1. A user has discovered a bug in a program. This needs to be rectified. 2. The law has changed. The system needs to be changed to ensure that it conforms to the new law. 3. New technology. The system needs to be modified to take advantage of these new opportunities. 4. A new function is needed. The company decide they would like the system to do something that it can't do so the system needs modified. 5. The business has 'outgrown' the system. eg. needs to be able to handle far more data than it used to do

47

What is a prototype?

A prototype is an early sample, model or release of a product built to test a concept or process or to act as a thing to be replicated or learned from.

48

What is the RAD approach?

It involves building a series of prototypes. After each one is built, the user is involved. They are asked to try out and comment on features and test some of the functions. Their comments are then fed back into the next prototype and a better one is produced. This process is repeated until the product is finished.

49

Name 5 generic applications.

Word processing software Spreadsheet software Database software Presentation software Drawing software

50

What is off the shelf software?

Pre-written software that can be readily bought. It will have been thoroughly tested and so wont have many bugs. There will be lots of online support or help books/guides.

51

What is open source software?

Software that has been developed by volunteer programmers with the intention of making available free-to-use applications with the source code available to its users. No cost. Can be adapted.

52

What is custom-built/written software?

Software written specifically for the needs of a company/individual by a programmers. The company will get exactly what they want however it can be expensive in both time and money.

53

What is a knowledge based system (expert)?

Where all the expert human knowledge covering a particular topic is brought together and made available to the user through a computer system which uses the facts it has been given in order to answer a question.

54

How do you set-up a knowledge-based system?

experts are interviewed information must be collected from many sources the info is used to create the knowledge system rules are used to interrogate the knowledge of the system HCI is set up to provide communication to the outside world

55

What are the 4 components of a knowledge based system?

Knowledge base Rules Base Inference Engine Human Computer Interface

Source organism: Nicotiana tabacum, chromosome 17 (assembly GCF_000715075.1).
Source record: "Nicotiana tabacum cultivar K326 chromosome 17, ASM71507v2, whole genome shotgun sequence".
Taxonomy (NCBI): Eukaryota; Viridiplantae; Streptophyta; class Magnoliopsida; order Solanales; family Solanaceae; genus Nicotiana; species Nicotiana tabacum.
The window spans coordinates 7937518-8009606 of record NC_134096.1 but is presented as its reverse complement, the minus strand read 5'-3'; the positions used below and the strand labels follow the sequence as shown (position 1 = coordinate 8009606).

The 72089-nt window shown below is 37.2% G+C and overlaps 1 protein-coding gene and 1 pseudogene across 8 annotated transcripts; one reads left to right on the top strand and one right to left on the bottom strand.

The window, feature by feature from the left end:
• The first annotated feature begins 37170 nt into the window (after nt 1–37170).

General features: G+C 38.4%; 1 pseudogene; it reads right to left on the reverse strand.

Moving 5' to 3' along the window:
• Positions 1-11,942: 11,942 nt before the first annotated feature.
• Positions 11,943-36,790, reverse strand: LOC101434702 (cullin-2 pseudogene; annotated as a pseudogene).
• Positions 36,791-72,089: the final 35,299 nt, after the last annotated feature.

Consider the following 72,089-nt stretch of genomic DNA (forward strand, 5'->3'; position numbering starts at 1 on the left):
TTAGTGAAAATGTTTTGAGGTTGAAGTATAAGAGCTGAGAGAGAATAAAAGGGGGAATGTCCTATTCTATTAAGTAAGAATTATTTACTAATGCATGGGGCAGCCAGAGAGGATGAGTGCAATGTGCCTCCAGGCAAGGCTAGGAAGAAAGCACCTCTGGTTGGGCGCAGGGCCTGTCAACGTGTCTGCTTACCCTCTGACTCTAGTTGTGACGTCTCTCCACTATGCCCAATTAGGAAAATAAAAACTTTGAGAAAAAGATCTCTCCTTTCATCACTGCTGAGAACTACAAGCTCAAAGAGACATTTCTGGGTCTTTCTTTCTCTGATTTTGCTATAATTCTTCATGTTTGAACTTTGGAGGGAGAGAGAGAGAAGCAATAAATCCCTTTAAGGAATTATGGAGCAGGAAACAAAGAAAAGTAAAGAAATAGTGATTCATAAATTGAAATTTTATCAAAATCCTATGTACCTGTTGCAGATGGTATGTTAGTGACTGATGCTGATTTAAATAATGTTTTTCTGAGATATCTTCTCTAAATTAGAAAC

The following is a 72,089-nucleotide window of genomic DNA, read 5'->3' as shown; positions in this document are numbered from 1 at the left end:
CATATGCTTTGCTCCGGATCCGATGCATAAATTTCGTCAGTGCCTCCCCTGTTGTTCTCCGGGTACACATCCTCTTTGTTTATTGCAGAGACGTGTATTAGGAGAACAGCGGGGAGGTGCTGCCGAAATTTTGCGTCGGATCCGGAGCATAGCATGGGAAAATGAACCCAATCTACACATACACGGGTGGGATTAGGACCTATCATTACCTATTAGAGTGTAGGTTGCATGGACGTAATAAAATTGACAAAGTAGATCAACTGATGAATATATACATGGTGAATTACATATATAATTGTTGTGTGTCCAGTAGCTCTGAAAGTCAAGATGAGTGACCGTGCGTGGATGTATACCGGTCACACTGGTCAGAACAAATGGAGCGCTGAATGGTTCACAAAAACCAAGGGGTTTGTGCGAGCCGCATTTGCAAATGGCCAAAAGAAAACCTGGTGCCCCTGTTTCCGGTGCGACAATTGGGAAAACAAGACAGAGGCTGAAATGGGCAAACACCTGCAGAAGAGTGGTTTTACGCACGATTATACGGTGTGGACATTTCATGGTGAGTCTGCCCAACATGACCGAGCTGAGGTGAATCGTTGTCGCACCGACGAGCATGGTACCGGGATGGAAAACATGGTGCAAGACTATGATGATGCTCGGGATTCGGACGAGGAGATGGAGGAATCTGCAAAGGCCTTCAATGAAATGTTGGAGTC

56

What is the knowledge base?

contains the information supplied by experts

57

What is the rules base?

contains the rules that can be applied to the knowledge

58

What is the inference engine?

This uses the rules and searched through the knowledge base

59

What is the human computer interface (HCI)?

Allows for queries to be input by a user and for an output to be displayed.

60

What is a diagnostic system?

These are systems that ask a question, the answer given by the user resulting in the knowledge base being reduced in size. eg. A medical diagnostic system

61

What is an advice-giving system?

In this kind of system, a process is monitored by the software. When the software detects particular situations, it gives advice! For example, a stock control system.

62

What is a decision-making system?

Decision-making systems are essentially advice giving system that has enough information and the hardware and software to allow them to actually take decisions themselves, without human intervention.

63

What are the advantages of expert systems?

- can’t replace human intuition and hunches so no bias -can be a substitute for situations where it is impossible to recruit highly trained individuals -cheaper than the equivalent human

64

What are the disadvantages of expert systems?

-cannot evaluate new situations like a human can -can be expensive/difficult to maintain hardware and software -have to train people to use system -may contain system bugs

65

What is an operating system?

A piece of software that looks after the management of a CPU-based system.

66

What jobs does the operating system do?

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67

What are the three types of operating system?